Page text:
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Still no DNA link to fire, lawyer says

Prosecutors' 6,000 pages of discovery have yet to tie suspect to fatal blaze, his attorney contends.

January 27, 2007|Maeve Reston | Times Staff Writer

The attorney for suspected serial arsonist Raymond Lee Oyler said Friday that, among the mounting 6,000 pages of discovery handed over by prosecutors, there is still no evidence that directly links his client to a Riverside County fire that killed five federal firefighters.

Riverside County prosecutors charged Oyler in November with lighting the Esperanza fire at the base of the San Jacinto Mountains west of Palm Springs in October and with igniting 10 other fires in the Beaumont-Banning Pass area last year.

An affidavit filed early in the case suggested prosecutors were trying to establish a link between the earlier fires and the Esperanza fire.

A fire investigator said in the affidavit that Oyler's DNA was similar to that taken from cigarettes used to light fires on June 9 and June 10. The device used to light those two fires -- six or seven wooden matches atop a lighted cigarette -- was similar to one used to light the Esperanza Fire on Oct. 26, the court papers said.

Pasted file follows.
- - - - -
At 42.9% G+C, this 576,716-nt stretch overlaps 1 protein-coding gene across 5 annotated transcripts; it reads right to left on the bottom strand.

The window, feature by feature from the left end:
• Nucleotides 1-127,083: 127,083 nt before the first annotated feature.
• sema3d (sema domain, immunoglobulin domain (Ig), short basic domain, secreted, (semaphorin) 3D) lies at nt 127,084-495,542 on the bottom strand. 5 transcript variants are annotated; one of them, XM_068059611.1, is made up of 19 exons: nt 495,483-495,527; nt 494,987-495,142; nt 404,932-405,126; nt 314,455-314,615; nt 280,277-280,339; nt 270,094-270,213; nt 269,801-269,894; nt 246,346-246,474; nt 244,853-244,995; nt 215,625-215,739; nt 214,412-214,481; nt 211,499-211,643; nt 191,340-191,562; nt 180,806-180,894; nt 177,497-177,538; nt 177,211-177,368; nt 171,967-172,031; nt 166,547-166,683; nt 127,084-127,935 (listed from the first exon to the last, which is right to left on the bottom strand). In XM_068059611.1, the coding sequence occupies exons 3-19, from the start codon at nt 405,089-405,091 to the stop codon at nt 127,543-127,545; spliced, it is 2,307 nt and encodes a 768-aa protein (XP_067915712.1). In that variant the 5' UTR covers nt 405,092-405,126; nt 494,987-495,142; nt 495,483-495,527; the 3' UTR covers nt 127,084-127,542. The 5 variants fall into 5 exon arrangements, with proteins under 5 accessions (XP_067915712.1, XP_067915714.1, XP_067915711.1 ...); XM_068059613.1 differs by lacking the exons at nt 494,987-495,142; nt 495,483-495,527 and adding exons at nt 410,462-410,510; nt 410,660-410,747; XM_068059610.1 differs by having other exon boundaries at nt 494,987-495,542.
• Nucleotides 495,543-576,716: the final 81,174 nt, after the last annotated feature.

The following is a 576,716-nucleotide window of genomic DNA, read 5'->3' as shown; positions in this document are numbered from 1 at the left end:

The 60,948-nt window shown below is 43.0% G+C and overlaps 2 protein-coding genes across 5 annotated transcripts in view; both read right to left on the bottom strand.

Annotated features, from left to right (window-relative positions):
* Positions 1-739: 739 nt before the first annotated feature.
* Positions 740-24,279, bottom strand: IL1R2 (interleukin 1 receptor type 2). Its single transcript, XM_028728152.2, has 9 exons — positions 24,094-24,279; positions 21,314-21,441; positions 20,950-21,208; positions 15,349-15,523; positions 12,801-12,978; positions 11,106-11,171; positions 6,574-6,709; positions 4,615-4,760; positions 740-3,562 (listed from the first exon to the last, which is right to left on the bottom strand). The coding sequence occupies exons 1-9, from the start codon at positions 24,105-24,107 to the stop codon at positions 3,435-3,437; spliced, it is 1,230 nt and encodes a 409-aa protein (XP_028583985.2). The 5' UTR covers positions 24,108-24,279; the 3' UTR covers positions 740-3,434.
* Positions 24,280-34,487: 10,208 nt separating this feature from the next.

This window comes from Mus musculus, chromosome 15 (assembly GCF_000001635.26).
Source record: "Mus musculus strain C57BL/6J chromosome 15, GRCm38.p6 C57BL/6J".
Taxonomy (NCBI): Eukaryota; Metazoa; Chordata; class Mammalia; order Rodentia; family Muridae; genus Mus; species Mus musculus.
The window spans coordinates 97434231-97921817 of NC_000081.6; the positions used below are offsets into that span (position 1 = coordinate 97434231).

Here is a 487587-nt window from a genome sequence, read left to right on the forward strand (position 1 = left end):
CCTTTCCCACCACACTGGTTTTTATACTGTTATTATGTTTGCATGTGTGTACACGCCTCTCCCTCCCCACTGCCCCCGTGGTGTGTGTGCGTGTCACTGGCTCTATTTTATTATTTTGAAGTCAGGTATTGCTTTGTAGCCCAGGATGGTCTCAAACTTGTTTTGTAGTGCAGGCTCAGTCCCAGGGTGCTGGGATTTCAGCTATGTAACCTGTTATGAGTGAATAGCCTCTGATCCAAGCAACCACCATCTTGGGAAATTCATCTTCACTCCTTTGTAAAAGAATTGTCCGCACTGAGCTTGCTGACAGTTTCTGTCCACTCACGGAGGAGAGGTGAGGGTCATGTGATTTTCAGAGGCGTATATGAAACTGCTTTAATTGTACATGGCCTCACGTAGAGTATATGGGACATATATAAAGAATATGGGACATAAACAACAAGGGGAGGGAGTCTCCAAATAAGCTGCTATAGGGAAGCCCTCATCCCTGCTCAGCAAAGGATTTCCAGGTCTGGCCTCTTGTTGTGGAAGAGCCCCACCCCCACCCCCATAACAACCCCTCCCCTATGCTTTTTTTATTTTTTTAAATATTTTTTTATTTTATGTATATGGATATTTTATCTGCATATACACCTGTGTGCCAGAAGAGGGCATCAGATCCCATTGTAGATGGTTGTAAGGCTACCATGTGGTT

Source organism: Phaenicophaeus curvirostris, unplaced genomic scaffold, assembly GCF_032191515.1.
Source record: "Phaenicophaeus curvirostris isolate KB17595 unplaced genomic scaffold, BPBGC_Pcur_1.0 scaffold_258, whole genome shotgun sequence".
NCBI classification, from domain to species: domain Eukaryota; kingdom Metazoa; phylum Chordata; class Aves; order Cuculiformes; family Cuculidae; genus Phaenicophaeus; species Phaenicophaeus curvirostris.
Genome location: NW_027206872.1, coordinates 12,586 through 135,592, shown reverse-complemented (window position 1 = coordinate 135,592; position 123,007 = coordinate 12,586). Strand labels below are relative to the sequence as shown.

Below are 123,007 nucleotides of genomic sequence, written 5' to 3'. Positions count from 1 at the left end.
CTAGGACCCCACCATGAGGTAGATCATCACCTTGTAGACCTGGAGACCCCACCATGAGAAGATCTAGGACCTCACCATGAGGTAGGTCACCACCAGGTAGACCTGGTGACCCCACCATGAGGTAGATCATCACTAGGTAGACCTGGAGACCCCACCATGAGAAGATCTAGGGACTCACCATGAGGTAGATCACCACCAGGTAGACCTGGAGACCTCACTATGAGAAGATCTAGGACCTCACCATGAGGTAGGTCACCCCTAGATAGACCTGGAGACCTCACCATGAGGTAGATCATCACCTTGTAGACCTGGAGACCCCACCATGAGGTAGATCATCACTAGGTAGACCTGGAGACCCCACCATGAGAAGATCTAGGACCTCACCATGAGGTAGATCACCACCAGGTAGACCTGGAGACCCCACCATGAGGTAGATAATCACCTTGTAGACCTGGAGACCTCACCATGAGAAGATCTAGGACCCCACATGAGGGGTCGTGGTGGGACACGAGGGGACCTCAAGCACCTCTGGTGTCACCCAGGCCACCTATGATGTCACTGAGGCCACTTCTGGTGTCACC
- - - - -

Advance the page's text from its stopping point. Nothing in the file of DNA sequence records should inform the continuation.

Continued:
But Oyler's attorney, Mark McDonald, said that the evidence turned over to him -- mostly fire reports, photographs and logs from the 11 fires -- shows that the fires were started in varied ways.

"Some have a few matches around a cigarette, some have a lot of matches, a couple use rubber bands and tape [tying the matches to the cigarette], in some that's not the method used at all," McDonald said Friday after a hearing, noting that at least one fire was started with an open-flame device.

"We're looking at a circumstantial case," McDonald said. "Mr. Oyler would not be linked to Esperanza without the two fires they say they've got the DNA evidence on."

McDonald said previously that investigators had no DNA evidence linking Oyler to the 40,000-acre Esperanza fire. DNA evidence was not collectible at the origin of that fire, he said.

Oyler, 36, an auto mechanic from Beaumont who could face the death penalty if a jury finds him guilty of murder, will appear in a Riverside court March 19 for a two-day preliminary hearing to determine whether there is enough evidence to proceed with a trial.

The deputy district attorney handling the case declined to comment Friday. A spokeswoman for the district attorney's office said prosecutors had not made a decision about whether to seek the death penalty.

maeve.reston@latimes.com

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